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Music Appreciation

  1. Music Appreciation 101:8 - It's Not the Horn. The Ocarina

    Subtitle: How Much Did You Spend on Your Instrument?

    The purpose of this chapter is to show that music must come from within you. Many players get so focused on the difficulties of playing their horn that they don't manage to get their musical feeling out the bell.

    The first in this series will demonstrate a virtuoso performance on the ocarina. It is a hollow body with a mouthpipe to blow into. There are a series of tone holes on the instrument. A very simple type is called ...
  2. Music Appreciation 101, part 7: The Valve Trombone

    I have always been fascinated with the valve trombone. My first instrument was cornet, then I changed to euphonium. It was several years later that I learned to play trombone. Obviously, learning to change pitch with the slide instead of valves was a challenge. The slide certainly gives one access to some nice effects, but it is darned hard to play a chromatic scale! Well, eventually I toughed it out and learned how to play trombone.

    During the All State festival one year we went ...
  3. Music Appreciation 101, part 6: A Glass Euphonium?

    Readers of this blog certainly have a clear idea what a euphonium is. Granted there is some confusion about the difference between euphonium and baritone, but our conceptions are pretty much in the same neighborhood.

    However, there is an instrument that predates the baritone/euphonium by about 50-100 years. It was invented by Ernst Chladni and consisted of glass tubes of different lengths. It operated on the same principal that causes crystal glasses to ring when someone rubs ...
  4. Music Appreciation 101, part 5: Brass without Valves

    As I look over the euphonium discussion topics on my forum I see a lot of talk about valve action and valve oil. But in the early days of brass instruments, this was not a problem because the first brass instruments had no valves. I'm leaving trombone out of this discussion because I think most readers are very familiar with the instrument already.

    Early French horns were made with no valves, for example. They usually had various crooks (like our tuning slides) that could be used ...
  5. Music Appreciation 101, part 5: the Double-Bell Euphonium

    The double-bell euphonium was an interesting invention. It is rumored that it was created so that euphonium players could choose between the large, soloist euphonium sound or a smaller, more trombone-like sound. Here is a photo of a double-bell euphonium:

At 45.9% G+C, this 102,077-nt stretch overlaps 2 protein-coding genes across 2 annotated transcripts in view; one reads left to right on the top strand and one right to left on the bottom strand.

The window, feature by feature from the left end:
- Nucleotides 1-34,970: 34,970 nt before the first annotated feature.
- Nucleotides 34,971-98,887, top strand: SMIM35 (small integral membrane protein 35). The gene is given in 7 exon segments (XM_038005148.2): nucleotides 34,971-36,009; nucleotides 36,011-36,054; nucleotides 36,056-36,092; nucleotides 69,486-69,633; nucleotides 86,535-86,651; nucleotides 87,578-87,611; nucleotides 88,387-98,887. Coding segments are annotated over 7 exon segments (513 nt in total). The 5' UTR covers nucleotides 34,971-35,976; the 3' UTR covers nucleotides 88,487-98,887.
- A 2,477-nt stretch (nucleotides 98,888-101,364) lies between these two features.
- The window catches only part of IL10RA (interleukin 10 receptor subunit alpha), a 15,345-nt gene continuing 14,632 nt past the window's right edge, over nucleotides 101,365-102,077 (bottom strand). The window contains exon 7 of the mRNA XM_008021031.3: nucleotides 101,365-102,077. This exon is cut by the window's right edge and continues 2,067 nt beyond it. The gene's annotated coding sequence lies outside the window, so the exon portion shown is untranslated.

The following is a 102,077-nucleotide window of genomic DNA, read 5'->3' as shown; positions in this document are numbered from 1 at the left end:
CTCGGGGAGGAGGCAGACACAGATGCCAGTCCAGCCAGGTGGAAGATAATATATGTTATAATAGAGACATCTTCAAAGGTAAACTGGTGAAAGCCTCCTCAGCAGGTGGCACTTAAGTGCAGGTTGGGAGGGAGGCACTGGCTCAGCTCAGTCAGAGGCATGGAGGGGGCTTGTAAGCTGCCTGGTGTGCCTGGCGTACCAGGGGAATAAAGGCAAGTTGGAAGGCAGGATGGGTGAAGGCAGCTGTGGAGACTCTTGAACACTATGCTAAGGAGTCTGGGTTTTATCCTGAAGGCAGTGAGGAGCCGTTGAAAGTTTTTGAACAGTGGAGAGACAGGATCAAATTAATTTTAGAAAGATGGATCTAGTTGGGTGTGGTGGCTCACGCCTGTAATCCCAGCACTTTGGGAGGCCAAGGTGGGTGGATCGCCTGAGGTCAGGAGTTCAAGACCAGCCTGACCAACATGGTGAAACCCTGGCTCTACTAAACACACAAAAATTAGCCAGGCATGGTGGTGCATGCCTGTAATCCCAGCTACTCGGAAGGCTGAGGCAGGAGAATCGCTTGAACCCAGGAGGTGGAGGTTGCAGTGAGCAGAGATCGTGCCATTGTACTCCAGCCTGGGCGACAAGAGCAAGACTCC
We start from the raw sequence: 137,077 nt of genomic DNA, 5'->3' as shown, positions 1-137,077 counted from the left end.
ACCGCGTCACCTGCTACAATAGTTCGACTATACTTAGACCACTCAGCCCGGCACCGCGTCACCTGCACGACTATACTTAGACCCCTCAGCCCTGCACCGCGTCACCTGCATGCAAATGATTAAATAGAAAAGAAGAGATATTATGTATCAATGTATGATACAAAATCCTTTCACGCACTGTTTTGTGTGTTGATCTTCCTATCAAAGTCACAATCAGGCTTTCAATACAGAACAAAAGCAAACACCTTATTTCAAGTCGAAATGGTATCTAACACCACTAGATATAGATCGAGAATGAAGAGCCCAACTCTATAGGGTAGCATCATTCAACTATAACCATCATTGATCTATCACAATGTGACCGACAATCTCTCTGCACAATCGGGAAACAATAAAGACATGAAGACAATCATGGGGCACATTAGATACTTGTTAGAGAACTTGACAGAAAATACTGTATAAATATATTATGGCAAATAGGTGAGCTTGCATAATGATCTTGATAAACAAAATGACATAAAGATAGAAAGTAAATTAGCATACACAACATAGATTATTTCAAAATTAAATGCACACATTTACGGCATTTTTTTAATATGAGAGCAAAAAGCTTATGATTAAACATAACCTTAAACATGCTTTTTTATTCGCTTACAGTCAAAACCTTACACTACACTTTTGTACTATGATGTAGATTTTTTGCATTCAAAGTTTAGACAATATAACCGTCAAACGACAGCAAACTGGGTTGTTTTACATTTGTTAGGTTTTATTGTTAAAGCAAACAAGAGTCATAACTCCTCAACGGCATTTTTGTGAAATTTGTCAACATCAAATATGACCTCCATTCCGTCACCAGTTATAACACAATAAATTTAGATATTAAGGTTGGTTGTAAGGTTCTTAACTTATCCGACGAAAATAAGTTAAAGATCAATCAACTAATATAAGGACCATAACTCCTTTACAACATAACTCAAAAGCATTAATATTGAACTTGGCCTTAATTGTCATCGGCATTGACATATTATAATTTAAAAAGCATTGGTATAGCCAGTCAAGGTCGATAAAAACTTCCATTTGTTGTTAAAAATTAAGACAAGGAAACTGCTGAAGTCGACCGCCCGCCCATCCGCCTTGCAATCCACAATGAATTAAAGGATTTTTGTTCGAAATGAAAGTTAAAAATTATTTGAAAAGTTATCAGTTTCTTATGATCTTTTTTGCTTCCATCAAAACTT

The horn has one additional valve. In the photo above, the main horn is a 4-valve euphonium. The 5th valve is used only to divert the air to the small bell when desired. Both bells can not be played at the same time. Other models ...
  6. Music Appreciation 101, part 5: The Talent Behind the Screen

    There are a great many movies where an actor will pretend to be performing onscreen, but in reality there is another musician doing the actual performance. As brass players, many of notice people doing a not-so-good job of pretending. Some are better than others.

    One of the more famous examples is in the Benny Goodman story, where Steve Allen is the actor playing Goodman. Benny was a famous jazz clarinet player, and Steve Allen actually was an amateur clarinetist, so his pretending ...
  7. Music Appreciation 101: Chapter 4, Tommy Dorsey

    This chapter discusses a low brass icon that we should all know: Tommy Dorsey. He was one of the most popular big band leaders in the 40's (and earlier and later), called the sentimental gentleman. His sound was very nice, especially given the small horn/mouthpiece he used, but he was especially famous for his breath control and phrasing. I have heard him play beautifully up to around a high F or F#, and he always seemed to know just how to use his vibrato.

    Frank Sinatra came to fame ...
  8. Music Appreciation 101: Chapter 3, The Theremin

    If you have ever watched an old horror movie or sci-fi movie, you may have heard eerie sounds that seemed to float around in the high register. Examples are found in The Day the Earth Stood Still, Spellbound, and Lost Weekend. The instrument used to make those sounds is called a Theremin, invented in 1919 by a Russian physicist named Leon Theremin (changed from Lev Termem).

    It was a very unusual instrument in that the performer never touches the instrument while playing. It consists ...
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